As Red Tractor consults on bolstering its standards, some cereal growers have voiced concerns over the requirements they are expected to meet compared with foreign imports.

In January, the UK’s largest assurance scheme, Red Tractor, announced that it was consulting the industry on significant changes to its standards.

The consultation is set to run until 5 March and intends to roll out the proposed changes in November this year.

Red Tractor say they are consulting to ensure their standards remain fit for purpose, evolving to keep up with legislation and best practice, as well as to reflect the issues currently on consumer’s minds. . .


Rural round-up

07/06/2018

We can’t have any beef with the MfE on the matter of meatless days – can we? – Point of Order:

It might not be the facile question of the day but it deserves a place as a front-runner for the title.

It came from RNZ’s Guyon Espiner when interviewing Sam McIvor,chief executive of Beef and Lamb NZ.

The interview  (HERE, duration 4′ :37″0) was a reasonable followup to an idea which won headlines and air time for James Shaw, Minister for Climate Change.

New Zealanders should eat one less meat meal a week, he suggested. . . 

Beef + Lamb New Zealand welcomes launch of Good Farming Practice Action Plan

Beef + Lamb New Zealand (B+LNZ) has welcomed today’s launch of the Good Farming Practice Action Plan as providing a whole of sector approach that builds on the good work already being done by individual industries.

Beef + Lamb New Zealand CEO Sam McIvor says that the launch of the Good Farming Practice Action plan is an exciting opportunity for New Zealand’s agricultural sector.

“This is the first time that farming and horticulture leaders, regional councils, and central government have come together and agreed to a set of good practice principles, and actions to implement those across the country”, Mr McIvor said. . .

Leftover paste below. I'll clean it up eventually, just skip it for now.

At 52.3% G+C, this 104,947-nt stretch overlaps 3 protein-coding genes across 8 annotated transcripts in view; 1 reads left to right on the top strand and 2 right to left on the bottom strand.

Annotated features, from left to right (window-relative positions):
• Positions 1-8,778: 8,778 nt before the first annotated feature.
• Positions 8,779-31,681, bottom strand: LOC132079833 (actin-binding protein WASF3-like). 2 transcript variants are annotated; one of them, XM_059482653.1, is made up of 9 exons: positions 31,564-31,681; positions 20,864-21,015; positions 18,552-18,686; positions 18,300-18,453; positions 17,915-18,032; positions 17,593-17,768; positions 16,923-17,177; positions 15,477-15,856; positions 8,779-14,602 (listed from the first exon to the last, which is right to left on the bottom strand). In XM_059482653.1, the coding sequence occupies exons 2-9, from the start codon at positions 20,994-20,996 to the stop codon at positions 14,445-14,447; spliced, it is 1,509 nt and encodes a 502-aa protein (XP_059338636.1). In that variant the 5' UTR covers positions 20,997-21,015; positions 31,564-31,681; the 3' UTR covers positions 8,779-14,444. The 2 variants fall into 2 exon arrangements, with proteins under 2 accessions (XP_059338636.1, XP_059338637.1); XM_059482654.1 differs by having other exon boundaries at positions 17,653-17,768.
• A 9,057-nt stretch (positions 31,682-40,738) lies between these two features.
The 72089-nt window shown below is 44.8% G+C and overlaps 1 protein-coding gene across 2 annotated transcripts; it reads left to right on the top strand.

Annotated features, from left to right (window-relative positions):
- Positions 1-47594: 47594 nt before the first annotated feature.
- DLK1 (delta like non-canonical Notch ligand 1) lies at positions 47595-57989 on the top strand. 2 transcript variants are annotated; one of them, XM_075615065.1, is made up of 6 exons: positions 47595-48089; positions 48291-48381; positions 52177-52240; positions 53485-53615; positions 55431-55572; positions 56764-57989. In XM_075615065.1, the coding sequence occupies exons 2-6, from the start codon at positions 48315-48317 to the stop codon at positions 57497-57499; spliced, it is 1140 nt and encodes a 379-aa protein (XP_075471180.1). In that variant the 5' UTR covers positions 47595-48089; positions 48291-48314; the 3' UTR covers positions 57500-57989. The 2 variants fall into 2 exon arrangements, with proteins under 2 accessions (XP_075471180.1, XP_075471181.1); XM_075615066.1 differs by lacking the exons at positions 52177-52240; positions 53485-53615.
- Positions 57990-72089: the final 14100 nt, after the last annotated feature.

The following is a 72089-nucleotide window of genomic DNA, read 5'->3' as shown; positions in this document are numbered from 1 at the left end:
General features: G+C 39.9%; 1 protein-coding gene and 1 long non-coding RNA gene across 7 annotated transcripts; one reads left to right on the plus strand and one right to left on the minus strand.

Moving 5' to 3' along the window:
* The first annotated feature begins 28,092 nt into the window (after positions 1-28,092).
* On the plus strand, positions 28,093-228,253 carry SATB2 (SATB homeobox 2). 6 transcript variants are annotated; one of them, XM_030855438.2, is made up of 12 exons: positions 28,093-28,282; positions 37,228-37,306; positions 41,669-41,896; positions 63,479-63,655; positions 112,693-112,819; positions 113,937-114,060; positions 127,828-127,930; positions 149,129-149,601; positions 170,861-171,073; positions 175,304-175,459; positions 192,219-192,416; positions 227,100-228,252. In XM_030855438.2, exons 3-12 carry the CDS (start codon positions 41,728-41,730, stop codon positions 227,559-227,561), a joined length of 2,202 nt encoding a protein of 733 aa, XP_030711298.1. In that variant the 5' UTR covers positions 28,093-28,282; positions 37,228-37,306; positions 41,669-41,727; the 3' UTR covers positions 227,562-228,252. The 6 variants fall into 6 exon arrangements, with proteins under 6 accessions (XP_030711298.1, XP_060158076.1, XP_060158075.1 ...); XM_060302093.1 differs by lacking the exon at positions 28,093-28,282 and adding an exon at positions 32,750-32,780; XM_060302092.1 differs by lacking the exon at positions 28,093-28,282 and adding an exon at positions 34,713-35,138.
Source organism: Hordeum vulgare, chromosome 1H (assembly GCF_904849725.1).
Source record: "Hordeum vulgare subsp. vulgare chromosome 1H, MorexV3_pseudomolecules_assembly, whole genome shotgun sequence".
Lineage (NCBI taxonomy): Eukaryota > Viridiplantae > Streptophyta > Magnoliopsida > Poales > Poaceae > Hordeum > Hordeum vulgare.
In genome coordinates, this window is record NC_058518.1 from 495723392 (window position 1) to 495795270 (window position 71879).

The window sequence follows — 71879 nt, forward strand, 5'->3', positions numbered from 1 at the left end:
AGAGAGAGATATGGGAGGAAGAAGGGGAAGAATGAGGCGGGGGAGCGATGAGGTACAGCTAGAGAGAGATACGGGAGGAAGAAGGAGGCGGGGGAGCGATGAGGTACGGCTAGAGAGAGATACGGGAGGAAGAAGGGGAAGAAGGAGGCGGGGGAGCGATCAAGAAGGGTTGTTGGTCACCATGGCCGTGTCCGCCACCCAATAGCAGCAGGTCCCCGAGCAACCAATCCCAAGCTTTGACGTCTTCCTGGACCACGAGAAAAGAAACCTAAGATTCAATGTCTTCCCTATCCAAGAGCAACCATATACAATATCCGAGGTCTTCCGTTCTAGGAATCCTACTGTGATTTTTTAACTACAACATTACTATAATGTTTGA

Horticulture supports action plan for water quality:

With the communication tools available today, consumers are able to access information about the origin of their food and make buying decisions based on how food producers show responsible and sustainable farming practices, Horticulture New Zealand chief executive Mike Chapman says.

“It is important for our fruit and vegetable growers to show they are using best practice when managing their properties and that they are offering healthy food,” Chapman says.

“So we support today’s launch of the Good Farming Practice Action Plan for Water Quality, on World Environment Day. . . 

More dairy farmers feeling financial pressure:

More farmers are feeling under financial pressure, and satisfaction with their banks has slipped, the May 2018 Federated Farmers’ Banking Survey shows.

The biannual survey drew 1,004 responses, more than double that of the last survey in November.  While results indicate the vast majority of farmers are still satisfied with their banks, those saying they were ‘very satisfied’ or ‘satisfied’ fell from 81% to 79% since November.

The fall was particularly pronounced for sharemilkers (68.5% satisfaction, down from 77%) although for them the drop was mainly driven by more of them having a neutral perception rather than being dissatisfied. . . 

Shearers moot 25% pay rise – Neal Wallace:

Shearers and woolhandlers look set to receive pay and entitlement increases of up to 25% this season as the industry tries to retain and recruit skilled labour.